Fires in Russia
This is the VOA Special English ENVIRONMENT REPORT.
Clouds of thick smoke have spread across some of Russia's largest cities. The smoke has affected millions of people. Russian officials say it is the thickest smoke to cover the area in thirty years.
Most of the smoke has been caused by forest fires and peat bog fires. Peat is decaying plant material. When it is dry, it burns very easily. It is often used as fuel.
Forest and peat bog fires have burned more than one-million hectares of land in Russia this summer. Hundreds of firefighters and emergency workers have been sent to fight the fires. Russia's Emergency Situation Ministry also has sent helicopters and planes to assist in the effort. The peat bog fires are most severe in the Shatura area, southeast of Moscow.
Peat bog fires are hard to put out. That is because flames follow the layers of peat as far as fifteen meters into the earth. Several fires start every day. And they spread quickly. The fires threaten homes and forests.
Peat bog fires are common in Moscow and other large cities in Russia. This year, however, the number of fires has increased because of the long period of hot weather in the area. There also has been little rain or wind.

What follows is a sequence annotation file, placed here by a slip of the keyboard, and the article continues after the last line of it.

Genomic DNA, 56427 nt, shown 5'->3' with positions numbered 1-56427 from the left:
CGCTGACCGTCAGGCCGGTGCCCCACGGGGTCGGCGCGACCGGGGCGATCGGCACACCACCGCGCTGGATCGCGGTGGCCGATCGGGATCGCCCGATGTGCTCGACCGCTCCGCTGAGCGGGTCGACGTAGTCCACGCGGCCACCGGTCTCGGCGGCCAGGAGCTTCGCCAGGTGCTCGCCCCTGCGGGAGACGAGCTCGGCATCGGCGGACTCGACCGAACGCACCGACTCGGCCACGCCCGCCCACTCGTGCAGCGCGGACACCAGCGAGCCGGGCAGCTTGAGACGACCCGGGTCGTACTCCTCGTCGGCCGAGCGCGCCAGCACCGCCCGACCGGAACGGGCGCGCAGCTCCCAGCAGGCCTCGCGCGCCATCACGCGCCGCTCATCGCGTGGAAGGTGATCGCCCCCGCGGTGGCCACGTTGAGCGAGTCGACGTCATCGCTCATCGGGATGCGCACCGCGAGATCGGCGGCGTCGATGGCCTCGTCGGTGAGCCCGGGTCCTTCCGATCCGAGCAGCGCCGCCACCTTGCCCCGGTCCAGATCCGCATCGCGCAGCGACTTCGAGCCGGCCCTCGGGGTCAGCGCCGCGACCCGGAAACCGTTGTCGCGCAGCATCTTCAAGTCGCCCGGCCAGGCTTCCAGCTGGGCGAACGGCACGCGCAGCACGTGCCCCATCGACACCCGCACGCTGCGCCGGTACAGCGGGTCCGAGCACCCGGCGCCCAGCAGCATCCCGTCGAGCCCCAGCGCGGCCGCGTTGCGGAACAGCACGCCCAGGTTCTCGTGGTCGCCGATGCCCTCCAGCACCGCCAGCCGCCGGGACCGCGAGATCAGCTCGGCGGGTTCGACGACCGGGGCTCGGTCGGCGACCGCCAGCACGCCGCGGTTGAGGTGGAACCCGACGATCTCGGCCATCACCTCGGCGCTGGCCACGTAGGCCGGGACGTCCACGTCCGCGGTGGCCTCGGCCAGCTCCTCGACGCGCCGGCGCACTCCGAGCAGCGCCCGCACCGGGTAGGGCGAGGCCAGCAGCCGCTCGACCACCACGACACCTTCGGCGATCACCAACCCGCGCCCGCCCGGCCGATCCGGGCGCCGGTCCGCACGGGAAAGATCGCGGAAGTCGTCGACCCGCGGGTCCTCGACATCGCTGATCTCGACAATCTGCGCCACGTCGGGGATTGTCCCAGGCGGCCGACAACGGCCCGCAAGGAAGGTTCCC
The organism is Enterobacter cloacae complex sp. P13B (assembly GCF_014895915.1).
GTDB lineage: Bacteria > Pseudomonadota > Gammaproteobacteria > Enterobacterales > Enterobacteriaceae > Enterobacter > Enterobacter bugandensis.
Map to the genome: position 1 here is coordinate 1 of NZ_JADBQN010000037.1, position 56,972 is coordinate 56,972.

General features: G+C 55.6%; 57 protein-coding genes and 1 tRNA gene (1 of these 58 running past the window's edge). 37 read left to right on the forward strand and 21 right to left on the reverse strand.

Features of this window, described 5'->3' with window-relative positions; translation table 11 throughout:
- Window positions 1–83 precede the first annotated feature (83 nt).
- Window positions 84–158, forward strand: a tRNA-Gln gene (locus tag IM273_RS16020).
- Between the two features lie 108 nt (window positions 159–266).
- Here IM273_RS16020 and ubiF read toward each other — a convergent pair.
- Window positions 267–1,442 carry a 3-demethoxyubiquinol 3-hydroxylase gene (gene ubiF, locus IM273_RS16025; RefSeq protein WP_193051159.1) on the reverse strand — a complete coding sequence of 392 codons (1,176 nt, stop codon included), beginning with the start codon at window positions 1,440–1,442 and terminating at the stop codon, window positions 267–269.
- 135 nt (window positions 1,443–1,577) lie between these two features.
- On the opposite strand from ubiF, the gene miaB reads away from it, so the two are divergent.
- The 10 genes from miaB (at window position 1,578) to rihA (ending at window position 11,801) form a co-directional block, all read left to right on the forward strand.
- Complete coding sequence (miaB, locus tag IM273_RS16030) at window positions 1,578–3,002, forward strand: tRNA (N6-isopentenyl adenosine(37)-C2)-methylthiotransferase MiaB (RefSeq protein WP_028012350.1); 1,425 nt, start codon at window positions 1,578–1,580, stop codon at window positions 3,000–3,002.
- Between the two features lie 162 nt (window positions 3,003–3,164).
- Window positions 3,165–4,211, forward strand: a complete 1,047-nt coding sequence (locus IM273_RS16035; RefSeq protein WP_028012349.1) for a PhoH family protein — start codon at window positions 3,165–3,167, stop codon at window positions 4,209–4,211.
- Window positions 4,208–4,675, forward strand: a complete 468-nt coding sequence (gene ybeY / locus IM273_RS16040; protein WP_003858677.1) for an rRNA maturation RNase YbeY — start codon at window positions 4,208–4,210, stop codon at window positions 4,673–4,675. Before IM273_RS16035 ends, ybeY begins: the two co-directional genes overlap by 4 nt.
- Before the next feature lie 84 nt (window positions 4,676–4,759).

Smoke from the fires has increased the amount of carbon dioxide gas in the air in parts of Moscow. Environmental officials say the carbon dioxide levels are twenty percent higher than acceptable levels.
Health officials in Moscow say the increased pollutants have caused people to have headaches, watery eyes and increased tiredness. They have urged people with breathing or heart problems to stay indoors or leave the city if possible. However, officials say no severe health effects have been reported so far.
Government officials say structures will be built to redirect rivers in an effort to flood the land. The canals are expected to be operating by next year.
In nineteen-seventy-two, similar hot, dry weather also led to fires in peat bogs in the same area. The smoke covered the area for weeks.
Emergency workers have prevented the current fires from causing widespread destruction. But they can do little to prevent the thick smoke. Weather experts say rain, wind and lower temperatures are the only ways to stop the fires.
This VOA Special English ENVIRONMENT REPORT was written by Cynthia Kirk.